$5 million casino grant to help fund changes to New Albany's wat - WDRB 41 Louisville News

$5 million casino grant to help fund changes to New Albany's waterfront

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NEW ALBANY, Ind. (WDRB) -- Gamblers' losses are New Albany's gain.

The city hit the jackpot Tuesday morning with a $5 million grant from the Horseshoe Foundation of Floyd County, meaning casino revenue will fund major changes to the city's waterfront.

"The Horseshoe Foundation board of directors has made a $5 million commitment that will continue to enrich our community for years to come," said Mark Seabrook, president of the Horseshoe Foundation of Floyd County.

Half of the money will help fund the finishing touches on the Ohio River Greenway project, an effort to build one continuous bike and pedestrian path from New Albany to Jeffersonville. 

"You will see green space developed for play," said New Albany Mayor Jeff Gahan. "You will see lookouts: places that are elevated so you can see the river."

East of the Sherman Minton Bridge, the Loop Island Wetlands will be overhauled into a nature preserve.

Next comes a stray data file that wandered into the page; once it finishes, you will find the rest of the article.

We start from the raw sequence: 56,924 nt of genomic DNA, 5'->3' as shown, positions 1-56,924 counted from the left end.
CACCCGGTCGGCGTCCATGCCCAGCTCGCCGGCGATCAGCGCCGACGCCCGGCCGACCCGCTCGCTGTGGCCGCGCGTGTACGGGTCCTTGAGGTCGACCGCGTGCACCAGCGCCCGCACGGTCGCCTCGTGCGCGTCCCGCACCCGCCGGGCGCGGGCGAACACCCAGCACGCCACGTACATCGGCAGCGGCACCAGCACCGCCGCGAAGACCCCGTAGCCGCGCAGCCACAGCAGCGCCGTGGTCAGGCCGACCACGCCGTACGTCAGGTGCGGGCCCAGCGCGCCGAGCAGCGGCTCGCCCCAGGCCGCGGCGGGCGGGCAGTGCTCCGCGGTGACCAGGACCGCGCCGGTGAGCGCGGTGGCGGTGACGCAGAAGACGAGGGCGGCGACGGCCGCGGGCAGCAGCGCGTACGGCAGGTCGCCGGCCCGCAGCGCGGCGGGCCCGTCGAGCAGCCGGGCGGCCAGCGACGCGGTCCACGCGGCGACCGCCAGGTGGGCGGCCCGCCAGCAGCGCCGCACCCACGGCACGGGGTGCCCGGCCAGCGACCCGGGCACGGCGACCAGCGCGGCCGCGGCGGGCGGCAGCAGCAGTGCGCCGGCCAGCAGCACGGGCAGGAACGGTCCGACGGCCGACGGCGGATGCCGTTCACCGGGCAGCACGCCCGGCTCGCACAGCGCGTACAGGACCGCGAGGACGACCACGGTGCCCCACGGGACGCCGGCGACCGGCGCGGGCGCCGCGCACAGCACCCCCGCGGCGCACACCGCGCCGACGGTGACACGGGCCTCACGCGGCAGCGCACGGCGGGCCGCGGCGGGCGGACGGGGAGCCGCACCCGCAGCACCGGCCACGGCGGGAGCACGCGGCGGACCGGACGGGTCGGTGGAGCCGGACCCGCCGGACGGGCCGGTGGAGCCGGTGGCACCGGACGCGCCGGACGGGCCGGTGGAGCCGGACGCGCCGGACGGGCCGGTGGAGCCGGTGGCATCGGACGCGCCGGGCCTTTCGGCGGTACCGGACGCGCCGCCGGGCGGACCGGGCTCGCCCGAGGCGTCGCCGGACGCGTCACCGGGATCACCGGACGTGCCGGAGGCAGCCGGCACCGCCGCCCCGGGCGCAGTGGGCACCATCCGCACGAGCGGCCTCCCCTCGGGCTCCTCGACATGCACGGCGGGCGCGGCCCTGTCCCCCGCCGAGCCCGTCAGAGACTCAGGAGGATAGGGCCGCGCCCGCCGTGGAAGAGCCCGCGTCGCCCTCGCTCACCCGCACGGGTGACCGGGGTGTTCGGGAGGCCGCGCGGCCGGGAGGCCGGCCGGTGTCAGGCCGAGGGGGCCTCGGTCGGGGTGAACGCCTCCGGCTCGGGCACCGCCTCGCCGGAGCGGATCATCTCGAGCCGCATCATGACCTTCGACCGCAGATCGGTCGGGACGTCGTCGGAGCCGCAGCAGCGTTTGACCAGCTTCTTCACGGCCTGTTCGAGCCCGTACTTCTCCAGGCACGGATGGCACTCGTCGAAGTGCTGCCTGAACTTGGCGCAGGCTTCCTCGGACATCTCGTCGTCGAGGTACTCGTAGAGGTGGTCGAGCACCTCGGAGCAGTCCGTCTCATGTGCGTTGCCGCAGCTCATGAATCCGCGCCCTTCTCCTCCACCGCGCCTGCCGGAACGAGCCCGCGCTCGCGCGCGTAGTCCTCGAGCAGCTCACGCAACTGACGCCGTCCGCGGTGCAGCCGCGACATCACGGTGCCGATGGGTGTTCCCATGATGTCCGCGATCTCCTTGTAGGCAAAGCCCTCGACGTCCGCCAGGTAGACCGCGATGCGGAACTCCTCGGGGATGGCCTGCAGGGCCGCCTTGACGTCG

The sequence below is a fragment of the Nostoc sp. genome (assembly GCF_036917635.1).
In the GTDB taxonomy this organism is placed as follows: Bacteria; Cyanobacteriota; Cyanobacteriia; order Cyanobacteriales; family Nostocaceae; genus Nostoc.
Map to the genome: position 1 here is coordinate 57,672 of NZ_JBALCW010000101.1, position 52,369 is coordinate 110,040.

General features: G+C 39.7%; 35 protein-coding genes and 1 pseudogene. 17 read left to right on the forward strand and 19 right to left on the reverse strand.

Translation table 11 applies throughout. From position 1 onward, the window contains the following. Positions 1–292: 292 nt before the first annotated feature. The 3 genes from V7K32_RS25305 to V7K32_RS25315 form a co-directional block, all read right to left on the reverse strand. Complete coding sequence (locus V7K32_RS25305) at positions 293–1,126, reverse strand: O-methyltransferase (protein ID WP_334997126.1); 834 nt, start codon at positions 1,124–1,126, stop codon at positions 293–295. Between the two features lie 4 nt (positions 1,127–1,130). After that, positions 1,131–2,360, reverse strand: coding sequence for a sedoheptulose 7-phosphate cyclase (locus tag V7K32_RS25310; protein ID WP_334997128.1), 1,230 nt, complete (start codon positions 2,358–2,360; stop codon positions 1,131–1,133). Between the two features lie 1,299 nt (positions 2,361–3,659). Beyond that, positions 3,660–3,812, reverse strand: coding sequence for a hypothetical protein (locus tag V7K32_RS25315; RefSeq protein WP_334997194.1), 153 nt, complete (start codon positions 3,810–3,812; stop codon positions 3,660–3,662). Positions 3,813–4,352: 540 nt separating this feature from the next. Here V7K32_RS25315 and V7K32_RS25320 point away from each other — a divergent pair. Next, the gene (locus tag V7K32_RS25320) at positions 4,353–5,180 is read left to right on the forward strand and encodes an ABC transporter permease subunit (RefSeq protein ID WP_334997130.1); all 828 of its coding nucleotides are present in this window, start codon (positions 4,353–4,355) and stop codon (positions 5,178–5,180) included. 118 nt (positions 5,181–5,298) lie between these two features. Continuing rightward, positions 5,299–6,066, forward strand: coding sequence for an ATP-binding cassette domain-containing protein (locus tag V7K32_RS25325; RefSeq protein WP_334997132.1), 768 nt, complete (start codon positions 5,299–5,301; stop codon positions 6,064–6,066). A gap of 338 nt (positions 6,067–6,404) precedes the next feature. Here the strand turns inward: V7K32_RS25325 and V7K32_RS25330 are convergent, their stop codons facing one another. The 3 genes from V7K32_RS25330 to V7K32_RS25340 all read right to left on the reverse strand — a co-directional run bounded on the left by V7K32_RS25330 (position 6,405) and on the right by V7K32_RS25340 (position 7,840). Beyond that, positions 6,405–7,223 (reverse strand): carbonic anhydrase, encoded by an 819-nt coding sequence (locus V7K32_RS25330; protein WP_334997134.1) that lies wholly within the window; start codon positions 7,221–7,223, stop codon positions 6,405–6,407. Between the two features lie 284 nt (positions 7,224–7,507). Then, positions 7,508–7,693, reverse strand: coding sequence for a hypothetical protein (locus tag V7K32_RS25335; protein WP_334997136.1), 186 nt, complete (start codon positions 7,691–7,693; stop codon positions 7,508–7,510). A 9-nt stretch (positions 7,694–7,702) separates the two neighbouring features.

The city has also purchased 43 acres of land just outside of downtown, west of the Sherman Minton Bridge. That land is currently occupied by Riverside Recycling, a recycling center which will be relocating to make way for biking and walking trails, playgrounds and docks.

"We have to create a place where people want to be," Mayor Gahan said. "That's number one. Nowadays with the economy, you can relocate anywhere you want. You can work out of your home. We want this to be a great place for everyone to live. And we're well on our way."

For people like Jim and Carol Tyler, who enjoy walking along the waterfront, it's good news. 

"I think it's great," Carol Tyler said. "Anything on the riverfront is great."

"I think it's overdue," Jim Tyler added. "It's time to spend the money down here now."

Terry Lynch hopes neighbors stop by her store, Pearls on Pearl, just a block off the river. 

"Take the walk, and then visit the local businesses," Lynch said. "It's all tied in together."

The other half of the grant money, $2.5 million, will be used just beyond Lynch's front door, restoring historic facades downtown.

There's no word yet on the timeline for completing construction or the new location of the recycling center.

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